Coping with Divorce During the Holidays
Statistics show that more people file for divorce after the holidays than any other time of year, indicating that during the holidays, couples may be weighing the issue of whether or not they want to leave their spouse.
Whether you have recently been divorced and will be spending the holidays on your own for the first time in years, or are in the process of going through a divorce now, separation during this festive time of the year can feel more stressful and lonely than ever. In fact, even if you have been divorced for years, the holidays may still be a slightly painful reminder, leading to anxiety and stress. Here are some tips for coping with divorce during the holidays.
Spend Time with Friends and Family
If you plan to be spending the holiday without your significant other as the result of a divorce, turn to your family and friends for support. Being social is one of the best things that you can do to combat the feelings of anxiety and depression that often accompany the holidays after divorce. If you are worried that your friends are on your (ex) spouse’s side, consider engaging in another sort of social outing, such as joining a church group, or organizing an office or neighborhood holiday party.
Figure Out a Plan for the Children
If you have children, then you know splitting time with your former spouse over the holidays can be a nightmare, and can be very stressful for your children. While you may feel as though the children should absolutely spend the holiday with you, keep in mind that your former spouse likely feels the same way. How to remedy this?
If you have a parenting plan that allocates with whom children are to spend holiday time, refer to it and follow it. If not, sit down with your child’s other parent and put together a plan that prioritizes your children’s best interests. This might include an arrangement where you get the children for half of the day and your spouse for the other half; where the whole family spends the holiday together (which only works in situations where parents are amicable with one another); or where you and your spouse trade off holidays, with each parent getting the children for a different holiday. Keep in mind that grandparents are usually keen to see their grandchildren, so factor this into your plan for splitting parenting time during the holidays.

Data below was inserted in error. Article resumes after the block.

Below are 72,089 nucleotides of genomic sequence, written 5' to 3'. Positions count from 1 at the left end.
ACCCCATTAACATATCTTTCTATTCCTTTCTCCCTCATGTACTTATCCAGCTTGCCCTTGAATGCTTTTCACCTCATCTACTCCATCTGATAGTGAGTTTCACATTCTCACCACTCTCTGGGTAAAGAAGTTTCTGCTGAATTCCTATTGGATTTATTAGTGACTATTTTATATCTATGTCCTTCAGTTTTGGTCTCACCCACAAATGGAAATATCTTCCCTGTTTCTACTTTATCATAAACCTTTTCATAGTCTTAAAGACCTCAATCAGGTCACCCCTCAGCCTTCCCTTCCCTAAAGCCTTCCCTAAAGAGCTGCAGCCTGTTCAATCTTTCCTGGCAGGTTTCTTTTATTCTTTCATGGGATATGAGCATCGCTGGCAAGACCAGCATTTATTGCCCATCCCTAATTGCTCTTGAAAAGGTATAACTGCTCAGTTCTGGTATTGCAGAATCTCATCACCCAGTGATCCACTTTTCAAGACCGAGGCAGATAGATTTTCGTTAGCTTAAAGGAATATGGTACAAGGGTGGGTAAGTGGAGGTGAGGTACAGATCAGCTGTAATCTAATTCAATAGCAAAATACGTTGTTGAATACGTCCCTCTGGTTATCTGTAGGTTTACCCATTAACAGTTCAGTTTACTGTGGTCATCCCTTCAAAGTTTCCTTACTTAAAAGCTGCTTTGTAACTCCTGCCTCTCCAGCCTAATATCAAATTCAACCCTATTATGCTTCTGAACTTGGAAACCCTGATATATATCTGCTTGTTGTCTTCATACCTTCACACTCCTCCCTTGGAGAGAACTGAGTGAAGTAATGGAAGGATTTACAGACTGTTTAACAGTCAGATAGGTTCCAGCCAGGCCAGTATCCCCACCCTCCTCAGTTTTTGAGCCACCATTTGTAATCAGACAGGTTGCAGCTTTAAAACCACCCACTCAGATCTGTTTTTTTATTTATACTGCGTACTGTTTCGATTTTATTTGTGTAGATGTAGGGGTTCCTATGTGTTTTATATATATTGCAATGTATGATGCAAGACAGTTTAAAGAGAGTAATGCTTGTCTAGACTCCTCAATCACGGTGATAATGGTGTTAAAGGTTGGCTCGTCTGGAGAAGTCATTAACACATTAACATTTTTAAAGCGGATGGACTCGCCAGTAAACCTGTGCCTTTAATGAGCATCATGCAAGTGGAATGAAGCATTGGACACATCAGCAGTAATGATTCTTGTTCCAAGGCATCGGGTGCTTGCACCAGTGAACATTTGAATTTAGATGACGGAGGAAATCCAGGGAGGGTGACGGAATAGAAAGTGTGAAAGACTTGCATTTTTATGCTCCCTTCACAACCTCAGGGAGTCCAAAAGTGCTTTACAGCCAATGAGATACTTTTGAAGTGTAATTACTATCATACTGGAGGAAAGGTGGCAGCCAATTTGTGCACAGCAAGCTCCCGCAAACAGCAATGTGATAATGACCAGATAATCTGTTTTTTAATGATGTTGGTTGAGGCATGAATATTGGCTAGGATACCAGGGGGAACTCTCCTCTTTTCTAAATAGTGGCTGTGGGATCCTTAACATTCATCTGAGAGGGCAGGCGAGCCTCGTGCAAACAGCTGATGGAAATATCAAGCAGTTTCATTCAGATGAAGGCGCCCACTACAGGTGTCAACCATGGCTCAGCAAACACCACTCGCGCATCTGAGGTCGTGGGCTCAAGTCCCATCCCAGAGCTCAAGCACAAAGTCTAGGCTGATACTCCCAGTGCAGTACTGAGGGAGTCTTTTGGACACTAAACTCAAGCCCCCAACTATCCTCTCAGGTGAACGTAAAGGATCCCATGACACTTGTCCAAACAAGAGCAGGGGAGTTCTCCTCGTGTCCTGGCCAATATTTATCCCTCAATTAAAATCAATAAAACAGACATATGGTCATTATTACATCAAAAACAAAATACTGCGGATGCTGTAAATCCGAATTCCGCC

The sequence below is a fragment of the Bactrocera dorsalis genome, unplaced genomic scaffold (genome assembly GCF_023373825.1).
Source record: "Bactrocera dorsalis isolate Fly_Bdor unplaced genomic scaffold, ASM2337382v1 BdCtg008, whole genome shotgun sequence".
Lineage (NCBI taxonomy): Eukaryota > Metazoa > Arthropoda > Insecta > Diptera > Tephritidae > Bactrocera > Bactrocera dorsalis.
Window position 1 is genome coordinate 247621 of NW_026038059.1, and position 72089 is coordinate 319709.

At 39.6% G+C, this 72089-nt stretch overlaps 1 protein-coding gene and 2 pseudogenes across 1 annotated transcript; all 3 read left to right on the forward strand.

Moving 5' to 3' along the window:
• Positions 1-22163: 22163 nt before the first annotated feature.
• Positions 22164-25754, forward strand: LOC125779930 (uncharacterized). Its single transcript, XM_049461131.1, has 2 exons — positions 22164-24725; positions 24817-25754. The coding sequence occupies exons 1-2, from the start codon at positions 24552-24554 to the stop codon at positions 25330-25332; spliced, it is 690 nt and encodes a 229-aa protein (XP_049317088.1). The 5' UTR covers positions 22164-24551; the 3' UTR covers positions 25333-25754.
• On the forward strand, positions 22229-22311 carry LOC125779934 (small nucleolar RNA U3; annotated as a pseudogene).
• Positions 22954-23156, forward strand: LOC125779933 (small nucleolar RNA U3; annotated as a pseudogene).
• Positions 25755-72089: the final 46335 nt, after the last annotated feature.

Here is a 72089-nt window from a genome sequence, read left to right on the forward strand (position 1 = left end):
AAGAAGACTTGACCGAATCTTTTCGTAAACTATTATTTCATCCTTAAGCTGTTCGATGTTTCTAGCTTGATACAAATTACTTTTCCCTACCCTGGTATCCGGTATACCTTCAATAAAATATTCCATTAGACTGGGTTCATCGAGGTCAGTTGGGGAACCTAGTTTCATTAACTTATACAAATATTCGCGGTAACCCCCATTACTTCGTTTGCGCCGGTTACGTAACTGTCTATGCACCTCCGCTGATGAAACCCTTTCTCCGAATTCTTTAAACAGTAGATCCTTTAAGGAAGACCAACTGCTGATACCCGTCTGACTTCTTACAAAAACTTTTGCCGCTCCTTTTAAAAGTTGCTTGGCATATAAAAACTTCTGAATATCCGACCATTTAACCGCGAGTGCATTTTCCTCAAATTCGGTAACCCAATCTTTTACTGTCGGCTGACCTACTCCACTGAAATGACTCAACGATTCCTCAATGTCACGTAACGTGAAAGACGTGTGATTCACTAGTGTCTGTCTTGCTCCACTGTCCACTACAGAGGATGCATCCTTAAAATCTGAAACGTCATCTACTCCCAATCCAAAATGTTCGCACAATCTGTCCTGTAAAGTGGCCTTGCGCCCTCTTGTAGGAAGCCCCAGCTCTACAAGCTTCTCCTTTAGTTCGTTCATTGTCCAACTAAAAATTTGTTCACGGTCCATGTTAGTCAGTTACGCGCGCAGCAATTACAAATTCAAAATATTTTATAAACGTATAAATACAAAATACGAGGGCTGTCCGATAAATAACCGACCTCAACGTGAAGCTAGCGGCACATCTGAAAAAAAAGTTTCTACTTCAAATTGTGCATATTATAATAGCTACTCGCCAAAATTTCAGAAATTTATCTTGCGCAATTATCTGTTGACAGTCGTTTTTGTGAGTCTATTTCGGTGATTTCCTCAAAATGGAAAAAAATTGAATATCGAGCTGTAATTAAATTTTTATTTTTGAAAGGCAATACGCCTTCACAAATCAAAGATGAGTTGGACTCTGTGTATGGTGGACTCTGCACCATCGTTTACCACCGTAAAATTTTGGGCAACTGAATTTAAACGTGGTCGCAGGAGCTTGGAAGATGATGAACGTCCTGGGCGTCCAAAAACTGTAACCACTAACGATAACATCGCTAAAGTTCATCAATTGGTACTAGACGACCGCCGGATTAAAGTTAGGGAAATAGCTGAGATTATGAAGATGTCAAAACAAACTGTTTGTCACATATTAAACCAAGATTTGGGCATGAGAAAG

Give Back and Give Gratitude
Being alone during the holidays can be very difficult. One way that you may be able to boost your mood – and do a good deed at the same time – is to focus on giving back and giving gratitude. While it can be easy to focus on all of the things that you don’t have, try to remember those that you do. Consider starting a volunteer project for those in need this time of year. Working in a soup kitchen, join a caroling group or volunteering at a homeless shelter are all great ways to give back to those less fortunate.
Put Your Best Self Forward
Putting your best self forward should be a priority at all times of the year, not just during the holidays. However, if you and your spouse’s divorce has not yet been finalized or you still have mutual interests, remember that the holidays draw each other together, and there is a good chance that you will run into each other at a gathering with family and friends. Always be amicable, polite, and gracious – don’t give your spouse any ammunition against you, especially if your divorce isn’t finalized.
If you need help filing for divorce this holiday season, or have questions about child custody during the holidays, contact our experienced family law attorneys at Smith & McGhee today at (334) 702-1744.
We hope you have a wonderful holiday season.